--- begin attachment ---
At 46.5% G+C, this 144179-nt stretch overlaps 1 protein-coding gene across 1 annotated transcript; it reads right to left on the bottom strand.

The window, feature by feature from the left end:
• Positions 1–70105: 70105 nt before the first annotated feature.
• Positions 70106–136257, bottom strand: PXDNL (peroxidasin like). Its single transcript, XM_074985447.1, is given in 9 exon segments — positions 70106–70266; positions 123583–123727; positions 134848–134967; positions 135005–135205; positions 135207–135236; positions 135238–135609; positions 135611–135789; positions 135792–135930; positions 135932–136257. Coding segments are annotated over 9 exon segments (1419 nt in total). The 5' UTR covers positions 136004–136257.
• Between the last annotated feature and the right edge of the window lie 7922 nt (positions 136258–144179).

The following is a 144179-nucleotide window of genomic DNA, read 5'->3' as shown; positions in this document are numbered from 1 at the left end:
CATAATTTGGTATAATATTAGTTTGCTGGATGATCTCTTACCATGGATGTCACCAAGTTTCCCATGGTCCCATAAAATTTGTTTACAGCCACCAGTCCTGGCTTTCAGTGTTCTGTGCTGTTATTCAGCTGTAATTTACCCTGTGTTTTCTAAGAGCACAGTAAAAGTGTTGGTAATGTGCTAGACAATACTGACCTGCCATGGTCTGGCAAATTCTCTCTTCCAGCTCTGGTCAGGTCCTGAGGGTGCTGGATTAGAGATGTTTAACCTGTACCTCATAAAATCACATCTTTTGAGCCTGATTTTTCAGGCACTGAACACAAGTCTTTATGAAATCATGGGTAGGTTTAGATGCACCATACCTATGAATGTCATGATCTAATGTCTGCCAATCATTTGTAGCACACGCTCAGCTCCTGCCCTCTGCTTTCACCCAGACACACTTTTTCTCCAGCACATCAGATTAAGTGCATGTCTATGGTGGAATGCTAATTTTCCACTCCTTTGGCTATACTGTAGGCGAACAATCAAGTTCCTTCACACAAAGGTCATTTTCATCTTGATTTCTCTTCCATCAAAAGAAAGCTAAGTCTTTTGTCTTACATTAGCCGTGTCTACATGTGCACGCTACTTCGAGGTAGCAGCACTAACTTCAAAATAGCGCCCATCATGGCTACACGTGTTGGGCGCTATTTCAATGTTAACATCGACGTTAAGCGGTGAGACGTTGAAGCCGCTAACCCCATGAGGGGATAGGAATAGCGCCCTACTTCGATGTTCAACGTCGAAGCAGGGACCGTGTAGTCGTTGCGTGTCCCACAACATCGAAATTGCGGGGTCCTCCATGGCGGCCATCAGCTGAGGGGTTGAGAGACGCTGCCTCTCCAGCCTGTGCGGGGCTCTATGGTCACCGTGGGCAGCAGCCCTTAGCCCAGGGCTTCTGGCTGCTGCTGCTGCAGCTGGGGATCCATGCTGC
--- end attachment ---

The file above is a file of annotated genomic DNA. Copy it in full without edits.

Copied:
At 46.5% G+C, this 144179-nt stretch overlaps 1 protein-coding gene across 1 annotated transcript; it reads right to left on the bottom strand.

The window, feature by feature from the left end:
• Positions 1–70105: 70105 nt before the first annotated feature.
• Positions 70106–136257, bottom strand: PXDNL (peroxidasin like). Its single transcript, XM_074985447.1, is given in 9 exon segments — positions 70106–70266; positions 123583–123727; positions 134848–134967; positions 135005–135205; positions 135207–135236; positions 135238–135609; positions 135611–135789; positions 135792–135930; positions 135932–136257. Coding segments are annotated over 9 exon segments (1419 nt in total). The 5' UTR covers positions 136004–136257.
• Between the last annotated feature and the right edge of the window lie 7922 nt (positions 136258–144179).

The following is a 144179-nucleotide window of genomic DNA, read 5'->3' as shown; positions in this document are numbered from 1 at the left end:
CATAATTTGGTATAATATTAGTTTGCTGGATGATCTCTTACCATGGATGTCACCAAGTTTCCCATGGTCCCATAAAATTTGTTTACAGCCACCAGTCCTGGCTTTCAGTGTTCTGTGCTGTTATTCAGCTGTAATTTACCCTGTGTTTTCTAAGAGCACAGTAAAAGTGTTGGTAATGTGCTAGACAATACTGACCTGCCATGGTCTGGCAAATTCTCTCTTCCAGCTCTGGTCAGGTCCTGAGGGTGCTGGATTAGAGATGTTTAACCTGTACCTCATAAAATCACATCTTTTGAGCCTGATTTTTCAGGCACTGAACACAAGTCTTTATGAAATCATGGGTAGGTTTAGATGCACCATACCTATGAATGTCATGATCTAATGTCTGCCAATCATTTGTAGCACACGCTCAGCTCCTGCCCTCTGCTTTCACCCAGACACACTTTTTCTCCAGCACATCAGATTAAGTGCATGTCTATGGTGGAATGCTAATTTTCCACTCCTTTGGCTATACTGTAGGCGAACAATCAAGTTCCTTCACACAAAGGTCATTTTCATCTTGATTTCTCTTCCATCAAAAGAAAGCTAAGTCTTTTGTCTTACATTAGCCGTGTCTACATGTGCACGCTACTTCGAGGTAGCAGCACTAACTTCAAAATAGCGCCCATCATGGCTACACGTGTTGGGCGCTATTTCAATGTTAACATCGACGTTAAGCGGTGAGACGTTGAAGCCGCTAACCCCATGAGGGGATAGGAATAGCGCCCTACTTCGATGTTCAACGTCGAAGCAGGGACCGTGTAGTCGTTGCGTGTCCCACAACATCGAAATTGCGGGGTCCTCCATGGCGGCCATCAGCTGAGGGGTTGAGAGACGCTGCCTCTCCAGCCTGTGCGGGGCTCTATGGTCACCGTGGGCAGCAGCCCTTAGCCCAGGGCTTCTGGCTGCTGCTGCTGCAGCTGGGGATCCATGCTGC